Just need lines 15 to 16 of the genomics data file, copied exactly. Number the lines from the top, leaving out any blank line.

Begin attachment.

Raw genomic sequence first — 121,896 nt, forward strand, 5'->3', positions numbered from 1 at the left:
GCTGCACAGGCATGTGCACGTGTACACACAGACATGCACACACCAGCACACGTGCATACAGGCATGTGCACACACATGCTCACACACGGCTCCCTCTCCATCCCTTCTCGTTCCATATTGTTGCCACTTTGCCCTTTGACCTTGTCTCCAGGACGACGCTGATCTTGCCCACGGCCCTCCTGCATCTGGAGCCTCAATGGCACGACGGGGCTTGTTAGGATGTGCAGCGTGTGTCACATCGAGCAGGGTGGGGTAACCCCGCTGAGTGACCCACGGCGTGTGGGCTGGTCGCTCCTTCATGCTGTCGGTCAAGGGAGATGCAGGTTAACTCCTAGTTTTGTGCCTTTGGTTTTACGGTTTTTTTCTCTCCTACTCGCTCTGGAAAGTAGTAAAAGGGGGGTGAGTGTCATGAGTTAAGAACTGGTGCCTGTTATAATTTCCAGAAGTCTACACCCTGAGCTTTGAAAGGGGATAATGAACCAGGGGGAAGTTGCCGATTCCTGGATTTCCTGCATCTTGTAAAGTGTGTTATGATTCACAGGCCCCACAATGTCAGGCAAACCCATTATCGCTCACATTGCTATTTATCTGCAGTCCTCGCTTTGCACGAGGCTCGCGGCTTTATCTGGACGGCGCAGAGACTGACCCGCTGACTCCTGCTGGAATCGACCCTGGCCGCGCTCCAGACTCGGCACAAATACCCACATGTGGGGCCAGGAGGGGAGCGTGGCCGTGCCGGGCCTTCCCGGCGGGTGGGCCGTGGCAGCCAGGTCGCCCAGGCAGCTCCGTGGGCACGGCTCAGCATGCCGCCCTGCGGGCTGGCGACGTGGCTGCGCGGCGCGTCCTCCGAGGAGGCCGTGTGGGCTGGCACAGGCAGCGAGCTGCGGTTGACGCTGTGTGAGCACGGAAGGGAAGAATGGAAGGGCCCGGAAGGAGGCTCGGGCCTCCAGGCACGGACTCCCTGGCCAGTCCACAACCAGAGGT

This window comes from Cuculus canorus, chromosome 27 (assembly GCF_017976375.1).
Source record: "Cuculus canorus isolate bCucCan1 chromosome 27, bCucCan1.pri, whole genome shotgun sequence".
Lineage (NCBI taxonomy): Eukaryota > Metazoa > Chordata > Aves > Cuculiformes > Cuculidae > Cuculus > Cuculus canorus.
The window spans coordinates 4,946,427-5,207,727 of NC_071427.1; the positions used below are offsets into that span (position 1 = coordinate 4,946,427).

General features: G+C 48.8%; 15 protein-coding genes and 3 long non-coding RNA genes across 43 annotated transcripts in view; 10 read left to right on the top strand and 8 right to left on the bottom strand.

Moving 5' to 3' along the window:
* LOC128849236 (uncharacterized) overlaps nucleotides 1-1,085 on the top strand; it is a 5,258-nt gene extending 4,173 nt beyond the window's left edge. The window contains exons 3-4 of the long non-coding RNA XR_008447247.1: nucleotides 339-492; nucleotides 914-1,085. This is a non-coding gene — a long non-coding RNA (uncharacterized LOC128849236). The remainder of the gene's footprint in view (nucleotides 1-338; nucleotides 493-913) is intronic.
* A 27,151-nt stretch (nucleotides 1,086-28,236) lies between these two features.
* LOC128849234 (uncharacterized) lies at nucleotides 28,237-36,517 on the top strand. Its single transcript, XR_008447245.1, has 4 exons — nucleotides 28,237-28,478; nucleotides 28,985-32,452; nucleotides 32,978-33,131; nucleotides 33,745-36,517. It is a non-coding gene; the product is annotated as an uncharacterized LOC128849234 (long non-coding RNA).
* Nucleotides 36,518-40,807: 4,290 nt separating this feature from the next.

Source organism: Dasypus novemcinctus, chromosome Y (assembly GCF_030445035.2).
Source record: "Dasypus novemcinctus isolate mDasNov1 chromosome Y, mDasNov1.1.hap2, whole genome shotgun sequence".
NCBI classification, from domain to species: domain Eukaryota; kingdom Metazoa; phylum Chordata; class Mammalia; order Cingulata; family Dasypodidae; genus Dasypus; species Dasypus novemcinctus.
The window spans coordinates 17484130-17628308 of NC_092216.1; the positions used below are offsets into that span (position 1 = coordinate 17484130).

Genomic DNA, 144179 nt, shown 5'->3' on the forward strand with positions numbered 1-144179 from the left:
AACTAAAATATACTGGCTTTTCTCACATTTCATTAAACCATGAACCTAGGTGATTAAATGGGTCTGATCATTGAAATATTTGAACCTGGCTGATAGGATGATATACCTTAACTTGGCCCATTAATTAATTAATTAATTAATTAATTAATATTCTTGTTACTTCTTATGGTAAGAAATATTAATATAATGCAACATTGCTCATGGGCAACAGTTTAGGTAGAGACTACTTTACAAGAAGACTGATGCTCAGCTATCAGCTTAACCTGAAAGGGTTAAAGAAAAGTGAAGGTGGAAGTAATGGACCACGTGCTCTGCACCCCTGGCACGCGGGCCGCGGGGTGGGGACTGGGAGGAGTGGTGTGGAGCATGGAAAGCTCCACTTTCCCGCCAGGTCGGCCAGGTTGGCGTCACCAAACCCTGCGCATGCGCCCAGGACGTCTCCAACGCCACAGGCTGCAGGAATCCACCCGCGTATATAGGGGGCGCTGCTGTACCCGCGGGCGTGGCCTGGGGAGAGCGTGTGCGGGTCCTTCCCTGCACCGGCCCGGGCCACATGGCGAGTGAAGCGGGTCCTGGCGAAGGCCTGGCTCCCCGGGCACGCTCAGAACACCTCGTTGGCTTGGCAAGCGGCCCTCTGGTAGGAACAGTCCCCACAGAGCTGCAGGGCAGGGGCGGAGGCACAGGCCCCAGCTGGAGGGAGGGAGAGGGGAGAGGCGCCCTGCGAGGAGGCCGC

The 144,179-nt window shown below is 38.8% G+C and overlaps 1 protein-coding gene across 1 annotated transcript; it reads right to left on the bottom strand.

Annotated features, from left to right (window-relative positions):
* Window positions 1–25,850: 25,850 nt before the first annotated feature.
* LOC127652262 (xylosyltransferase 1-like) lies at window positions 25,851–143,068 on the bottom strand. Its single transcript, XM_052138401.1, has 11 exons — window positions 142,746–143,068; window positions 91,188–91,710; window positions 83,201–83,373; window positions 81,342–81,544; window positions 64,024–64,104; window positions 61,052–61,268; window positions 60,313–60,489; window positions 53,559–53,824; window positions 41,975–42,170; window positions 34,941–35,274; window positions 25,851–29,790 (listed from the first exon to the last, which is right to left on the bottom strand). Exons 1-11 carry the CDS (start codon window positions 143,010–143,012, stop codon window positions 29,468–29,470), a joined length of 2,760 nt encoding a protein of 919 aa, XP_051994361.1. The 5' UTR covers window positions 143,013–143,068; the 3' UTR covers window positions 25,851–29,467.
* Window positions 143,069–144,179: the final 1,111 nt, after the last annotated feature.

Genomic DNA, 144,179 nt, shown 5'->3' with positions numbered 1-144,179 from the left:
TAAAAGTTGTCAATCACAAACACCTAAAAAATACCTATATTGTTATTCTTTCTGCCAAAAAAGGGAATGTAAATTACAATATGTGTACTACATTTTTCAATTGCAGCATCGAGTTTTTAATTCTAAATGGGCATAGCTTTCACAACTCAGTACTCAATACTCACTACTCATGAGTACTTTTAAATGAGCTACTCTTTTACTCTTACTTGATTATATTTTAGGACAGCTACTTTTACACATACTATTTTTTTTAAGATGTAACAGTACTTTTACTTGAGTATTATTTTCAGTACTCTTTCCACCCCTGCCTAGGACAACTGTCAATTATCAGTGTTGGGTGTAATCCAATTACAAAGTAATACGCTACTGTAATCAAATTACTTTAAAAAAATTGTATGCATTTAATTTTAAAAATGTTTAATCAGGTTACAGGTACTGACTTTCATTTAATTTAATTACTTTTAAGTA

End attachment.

NCBI classification, from domain to species: domain Eukaryota; kingdom Metazoa; phylum Chordata; class Mammalia; order Cingulata; family Dasypodidae; genus Dasypus; species Dasypus novemcinctus.
The window spans coordinates 17484130-17628308 of NC_092216.1; the positions used below are offsets into that span (position 1 = coordinate 17484130).